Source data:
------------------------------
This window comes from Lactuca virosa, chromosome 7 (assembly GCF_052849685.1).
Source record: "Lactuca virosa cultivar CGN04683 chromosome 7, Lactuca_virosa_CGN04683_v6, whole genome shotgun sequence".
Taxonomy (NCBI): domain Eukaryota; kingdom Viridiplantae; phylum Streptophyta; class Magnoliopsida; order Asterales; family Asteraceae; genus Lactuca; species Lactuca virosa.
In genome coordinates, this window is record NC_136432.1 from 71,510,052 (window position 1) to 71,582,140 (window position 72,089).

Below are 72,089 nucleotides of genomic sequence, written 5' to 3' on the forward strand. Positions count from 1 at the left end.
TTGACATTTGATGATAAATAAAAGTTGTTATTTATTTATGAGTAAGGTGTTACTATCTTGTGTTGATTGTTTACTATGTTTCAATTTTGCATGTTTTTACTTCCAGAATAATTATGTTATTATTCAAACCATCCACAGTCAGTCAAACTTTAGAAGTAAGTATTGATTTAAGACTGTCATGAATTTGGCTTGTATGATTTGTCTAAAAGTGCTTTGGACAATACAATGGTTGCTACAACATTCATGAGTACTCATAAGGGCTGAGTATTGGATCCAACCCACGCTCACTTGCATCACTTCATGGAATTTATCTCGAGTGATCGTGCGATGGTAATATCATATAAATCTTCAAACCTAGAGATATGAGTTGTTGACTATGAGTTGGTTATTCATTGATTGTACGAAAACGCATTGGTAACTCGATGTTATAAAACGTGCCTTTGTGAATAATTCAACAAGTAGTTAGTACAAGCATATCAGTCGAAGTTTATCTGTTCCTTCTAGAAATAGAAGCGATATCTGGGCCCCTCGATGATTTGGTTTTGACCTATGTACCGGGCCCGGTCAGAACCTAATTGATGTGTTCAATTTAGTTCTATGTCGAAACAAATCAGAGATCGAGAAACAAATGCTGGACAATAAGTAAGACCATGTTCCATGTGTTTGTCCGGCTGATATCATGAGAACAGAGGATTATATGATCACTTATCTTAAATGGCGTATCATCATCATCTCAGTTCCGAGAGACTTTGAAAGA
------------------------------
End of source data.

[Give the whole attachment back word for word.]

This window comes from Lactuca virosa, chromosome 7 (assembly GCF_052849685.1).
Source record: "Lactuca virosa cultivar CGN04683 chromosome 7, Lactuca_virosa_CGN04683_v6, whole genome shotgun sequence".
Taxonomy (NCBI): domain Eukaryota; kingdom Viridiplantae; phylum Streptophyta; class Magnoliopsida; order Asterales; family Asteraceae; genus Lactuca; species Lactuca virosa.
In genome coordinates, this window is record NC_136432.1 from 71,510,052 (window position 1) to 71,582,140 (window position 72,089).

Below are 72,089 nucleotides of genomic sequence, written 5' to 3' on the forward strand. Positions count from 1 at the left end.
TTGACATTTGATGATAAATAAAAGTTGTTATTTATTTATGAGTAAGGTGTTACTATCTTGTGTTGATTGTTTACTATGTTTCAATTTTGCATGTTTTTACTTCCAGAATAATTATGTTATTATTCAAACCATCCACAGTCAGTCAAACTTTAGAAGTAAGTATTGATTTAAGACTGTCATGAATTTGGCTTGTATGATTTGTCTAAAAGTGCTTTGGACAATACAATGGTTGCTACAACATTCATGAGTACTCATAAGGGCTGAGTATTGGATCCAACCCACGCTCACTTGCATCACTTCATGGAATTTATCTCGAGTGATCGTGCGATGGTAATATCATATAAATCTTCAAACCTAGAGATATGAGTTGTTGACTATGAGTTGGTTATTCATTGATTGTACGAAAACGCATTGGTAACTCGATGTTATAAAACGTGCCTTTGTGAATAATTCAACAAGTAGTTAGTACAAGCATATCAGTCGAAGTTTATCTGTTCCTTCTAGAAATAGAAGCGATATCTGGGCCCCTCGATGATTTGGTTTTGACCTATGTACCGGGCCCGGTCAGAACCTAATTGATGTGTTCAATTTAGTTCTATGTCGAAACAAATCAGAGATCGAGAAACAAATGCTGGACAATAAGTAAGACCATGTTCCATGTGTTTGTCCGGCTGATATCATGAGAACAGAGGATTATATGATCACTTATCTTAAATGGCGTATCATCATCATCTCAGTTCCGAGAGACTTTGAAAGA